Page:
This is the first in a sequence of four pictures from the NASA/ESA Hubble Space Telescope’s Advanced Camera for Surveys that dramatically demonstrates the echoing of light through space caused by an unusual stellar outburst in January 2002. The image was taken 17 December 2002. The image is combined from exposures taken through blue (B), green (V), and infrared (I) filters.
Appearing like a winged fairy-tale creature poised on a pedestal, this object is actually a billowing tower of cold gas and dust rising from a stellar nursery called the Eagle Nebula. The soaring tower is 9.5 light-years or about 90 trillion kilometres high, about twice the distance from our Sun to the next nearest star. Stars in the Eagle Nebula are born in clouds of cold hydrogen gas that reside in chaotic neighbourhoods, where energy from young stars sculpts fantasy-like landscapes in the gas. The tower may be a giant incubator for those newborn stars. A torrent of ultraviolet light from a band of massive, hot, young stars [off the top of the image] is eroding the pillar. The starlight also is responsible for illuminating the tower’s rough surface. Ghostly streamers of gas can be seen boiling off this surface, creating the haze around the structure and highlighting its three-dimensional shape. The column is silhouetted against the background glow of more distant gas. The edge of the dark hydrogen cloud at the top of the tower is resisting erosion, in a manner similar to that of brush among a field of prairie grass that is being swept up by fire. The fire quickly burns the grass but slows down when it encounters the dense brush. In this celestial case, thick clouds of hydrogen gas and dust have survived longer than their surroundings in the face of a blast of ultraviolet light from the hot, young stars. Inside the gaseous tower, stars may be forming. Some of those stars may have been created by dense gas collapsing under gravity. Other stars may be forming due to pressure from gas that has been heated by the neighbouring hot stars. The first wave of stars may have started forming before the massive star cluster began venting its scorching light. The star birth may have begun when denser regions of cold gas within the tower started collapsing under their own weight to make stars. The bumps and fingers of material in the centre of the tower are examples of these ste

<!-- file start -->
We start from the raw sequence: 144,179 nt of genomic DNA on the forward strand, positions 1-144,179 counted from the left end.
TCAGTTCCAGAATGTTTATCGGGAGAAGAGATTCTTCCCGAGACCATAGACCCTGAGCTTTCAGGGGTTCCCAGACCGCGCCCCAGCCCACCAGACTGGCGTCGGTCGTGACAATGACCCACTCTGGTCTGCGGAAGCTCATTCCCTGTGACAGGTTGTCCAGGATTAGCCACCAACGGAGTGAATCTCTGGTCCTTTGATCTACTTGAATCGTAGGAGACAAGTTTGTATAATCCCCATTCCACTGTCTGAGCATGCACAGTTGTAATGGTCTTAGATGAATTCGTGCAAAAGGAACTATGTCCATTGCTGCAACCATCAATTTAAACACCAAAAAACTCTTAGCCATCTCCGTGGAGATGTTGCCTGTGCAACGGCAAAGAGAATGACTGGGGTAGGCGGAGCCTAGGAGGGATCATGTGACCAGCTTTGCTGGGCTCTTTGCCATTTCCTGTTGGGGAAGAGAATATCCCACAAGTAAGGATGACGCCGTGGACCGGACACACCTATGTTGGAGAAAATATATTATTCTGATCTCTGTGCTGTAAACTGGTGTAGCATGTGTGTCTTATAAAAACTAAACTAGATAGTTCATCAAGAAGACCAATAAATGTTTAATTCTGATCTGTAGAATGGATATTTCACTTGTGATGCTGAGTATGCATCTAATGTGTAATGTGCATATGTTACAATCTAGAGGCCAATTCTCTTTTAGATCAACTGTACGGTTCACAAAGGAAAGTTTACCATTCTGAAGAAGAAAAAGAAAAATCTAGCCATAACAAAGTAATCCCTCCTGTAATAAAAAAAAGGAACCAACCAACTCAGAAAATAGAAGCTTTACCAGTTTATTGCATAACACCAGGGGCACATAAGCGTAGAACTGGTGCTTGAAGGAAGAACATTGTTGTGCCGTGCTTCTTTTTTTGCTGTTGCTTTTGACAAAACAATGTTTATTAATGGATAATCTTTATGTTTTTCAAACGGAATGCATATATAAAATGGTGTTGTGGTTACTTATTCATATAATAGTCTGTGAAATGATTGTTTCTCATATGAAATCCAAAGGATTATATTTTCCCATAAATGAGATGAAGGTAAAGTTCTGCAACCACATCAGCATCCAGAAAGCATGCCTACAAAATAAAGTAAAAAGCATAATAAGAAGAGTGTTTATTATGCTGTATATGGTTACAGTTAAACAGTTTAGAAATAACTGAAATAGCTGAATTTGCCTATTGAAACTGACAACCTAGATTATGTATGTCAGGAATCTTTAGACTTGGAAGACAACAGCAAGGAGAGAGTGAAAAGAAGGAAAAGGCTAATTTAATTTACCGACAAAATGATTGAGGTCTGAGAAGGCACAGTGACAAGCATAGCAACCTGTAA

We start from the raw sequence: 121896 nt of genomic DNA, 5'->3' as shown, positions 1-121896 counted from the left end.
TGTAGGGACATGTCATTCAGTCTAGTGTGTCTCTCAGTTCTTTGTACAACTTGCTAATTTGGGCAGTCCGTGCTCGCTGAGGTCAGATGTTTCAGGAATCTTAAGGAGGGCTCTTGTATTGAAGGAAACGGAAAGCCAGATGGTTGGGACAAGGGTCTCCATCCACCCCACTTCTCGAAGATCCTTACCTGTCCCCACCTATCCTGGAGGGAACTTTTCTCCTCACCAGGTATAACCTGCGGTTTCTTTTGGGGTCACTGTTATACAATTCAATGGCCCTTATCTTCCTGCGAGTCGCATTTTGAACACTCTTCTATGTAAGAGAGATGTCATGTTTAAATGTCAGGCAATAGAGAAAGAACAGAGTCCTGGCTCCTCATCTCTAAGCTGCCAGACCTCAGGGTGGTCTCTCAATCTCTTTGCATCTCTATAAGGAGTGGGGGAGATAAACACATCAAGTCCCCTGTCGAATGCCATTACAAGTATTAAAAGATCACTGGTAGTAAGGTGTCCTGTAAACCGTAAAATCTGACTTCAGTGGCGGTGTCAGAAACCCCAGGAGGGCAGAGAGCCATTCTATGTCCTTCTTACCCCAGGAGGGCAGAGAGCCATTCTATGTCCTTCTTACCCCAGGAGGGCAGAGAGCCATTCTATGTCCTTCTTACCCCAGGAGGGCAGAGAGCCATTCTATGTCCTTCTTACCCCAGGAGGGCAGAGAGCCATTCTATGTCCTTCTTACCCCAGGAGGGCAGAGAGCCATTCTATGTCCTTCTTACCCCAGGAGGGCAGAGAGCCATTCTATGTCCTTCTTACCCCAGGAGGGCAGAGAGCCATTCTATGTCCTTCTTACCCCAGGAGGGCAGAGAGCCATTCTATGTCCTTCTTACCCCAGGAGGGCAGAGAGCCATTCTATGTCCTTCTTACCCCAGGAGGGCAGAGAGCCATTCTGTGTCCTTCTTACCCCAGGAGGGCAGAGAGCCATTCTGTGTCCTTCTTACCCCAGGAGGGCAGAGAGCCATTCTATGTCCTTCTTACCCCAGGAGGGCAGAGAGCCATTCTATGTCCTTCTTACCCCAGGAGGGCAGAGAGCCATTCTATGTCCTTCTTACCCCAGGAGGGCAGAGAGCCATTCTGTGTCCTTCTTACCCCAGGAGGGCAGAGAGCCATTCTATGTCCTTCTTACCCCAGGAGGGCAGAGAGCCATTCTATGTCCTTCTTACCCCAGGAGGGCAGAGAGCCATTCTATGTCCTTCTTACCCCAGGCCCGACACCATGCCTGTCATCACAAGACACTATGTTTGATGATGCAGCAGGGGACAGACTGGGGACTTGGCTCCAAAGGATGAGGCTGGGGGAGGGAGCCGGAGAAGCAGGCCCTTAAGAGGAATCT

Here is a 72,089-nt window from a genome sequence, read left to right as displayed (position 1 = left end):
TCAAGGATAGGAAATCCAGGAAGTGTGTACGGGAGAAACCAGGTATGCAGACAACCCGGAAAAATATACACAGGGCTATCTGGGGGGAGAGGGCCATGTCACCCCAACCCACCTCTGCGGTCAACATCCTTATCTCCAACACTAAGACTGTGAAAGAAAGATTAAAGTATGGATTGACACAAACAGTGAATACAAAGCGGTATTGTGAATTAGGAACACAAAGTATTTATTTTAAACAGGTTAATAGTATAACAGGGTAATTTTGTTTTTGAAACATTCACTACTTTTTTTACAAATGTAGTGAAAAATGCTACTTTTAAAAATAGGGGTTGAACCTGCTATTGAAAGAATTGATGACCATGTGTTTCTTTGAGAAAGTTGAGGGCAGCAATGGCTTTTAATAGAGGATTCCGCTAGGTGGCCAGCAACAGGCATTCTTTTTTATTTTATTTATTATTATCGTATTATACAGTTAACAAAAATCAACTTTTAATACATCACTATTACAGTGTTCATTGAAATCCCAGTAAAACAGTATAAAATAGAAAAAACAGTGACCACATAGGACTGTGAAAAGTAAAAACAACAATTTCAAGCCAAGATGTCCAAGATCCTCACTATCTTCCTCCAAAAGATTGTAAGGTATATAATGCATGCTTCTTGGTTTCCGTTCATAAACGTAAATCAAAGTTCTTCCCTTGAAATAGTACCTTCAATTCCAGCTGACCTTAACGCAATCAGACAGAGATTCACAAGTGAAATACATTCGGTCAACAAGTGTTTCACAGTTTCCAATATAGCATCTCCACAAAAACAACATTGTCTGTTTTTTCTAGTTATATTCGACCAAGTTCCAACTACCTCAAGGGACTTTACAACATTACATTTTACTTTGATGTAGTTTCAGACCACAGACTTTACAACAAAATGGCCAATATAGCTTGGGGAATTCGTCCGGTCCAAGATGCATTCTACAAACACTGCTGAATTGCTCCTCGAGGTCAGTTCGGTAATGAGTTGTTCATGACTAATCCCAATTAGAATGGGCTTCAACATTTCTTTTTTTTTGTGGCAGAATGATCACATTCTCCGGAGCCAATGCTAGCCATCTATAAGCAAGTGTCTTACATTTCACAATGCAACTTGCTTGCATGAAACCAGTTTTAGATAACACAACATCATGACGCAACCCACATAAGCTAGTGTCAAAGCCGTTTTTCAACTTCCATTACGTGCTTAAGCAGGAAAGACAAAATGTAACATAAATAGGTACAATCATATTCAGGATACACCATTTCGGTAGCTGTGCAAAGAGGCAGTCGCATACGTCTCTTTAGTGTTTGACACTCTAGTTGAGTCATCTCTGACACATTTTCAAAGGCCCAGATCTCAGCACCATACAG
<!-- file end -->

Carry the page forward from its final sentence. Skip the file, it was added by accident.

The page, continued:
This new Hubble image – among the largest ever produced with the Earth-orbiting observatory – gives the most detailed view of the entire Crab Nebula ever. The Crab is among the most interesting and well studied objects in astronomy. This image is the largest image ever taken with Hubble’s WFPC2 camera. It was assembled from 24 individual exposures taken with the NASA/ESA Hubble Space Telescope and is the highest resolution image of the entire Crab Nebula ever made.